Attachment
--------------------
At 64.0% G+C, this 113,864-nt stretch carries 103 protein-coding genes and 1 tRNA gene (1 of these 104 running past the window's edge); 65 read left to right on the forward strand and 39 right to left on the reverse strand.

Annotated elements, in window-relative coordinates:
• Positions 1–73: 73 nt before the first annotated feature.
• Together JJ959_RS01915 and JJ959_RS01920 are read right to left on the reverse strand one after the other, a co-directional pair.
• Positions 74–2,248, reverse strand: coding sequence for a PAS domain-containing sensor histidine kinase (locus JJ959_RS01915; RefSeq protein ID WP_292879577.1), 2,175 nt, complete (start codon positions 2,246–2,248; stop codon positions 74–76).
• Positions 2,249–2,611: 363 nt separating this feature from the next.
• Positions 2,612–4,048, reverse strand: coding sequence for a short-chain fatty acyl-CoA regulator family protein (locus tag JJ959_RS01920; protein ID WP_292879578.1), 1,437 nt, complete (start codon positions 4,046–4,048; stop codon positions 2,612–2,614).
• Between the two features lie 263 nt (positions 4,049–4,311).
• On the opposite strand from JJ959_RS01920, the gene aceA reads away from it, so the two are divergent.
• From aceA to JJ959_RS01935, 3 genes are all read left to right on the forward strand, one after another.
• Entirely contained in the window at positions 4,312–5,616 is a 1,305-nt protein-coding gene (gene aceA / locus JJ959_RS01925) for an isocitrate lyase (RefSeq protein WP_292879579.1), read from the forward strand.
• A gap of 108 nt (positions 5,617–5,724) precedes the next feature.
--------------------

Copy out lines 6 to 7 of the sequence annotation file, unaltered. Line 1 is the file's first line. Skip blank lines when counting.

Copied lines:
• Positions 2,249–2,611: 363 nt separating this feature from the next.
• Positions 2,612–4,048, reverse strand: coding sequence for a short-chain fatty acyl-CoA regulator family protein (locus tag JJ959_RS01920; protein ID WP_292879578.1), 1,437 nt, complete (start codon positions 4,046–4,048; stop codon positions 2,612–2,614).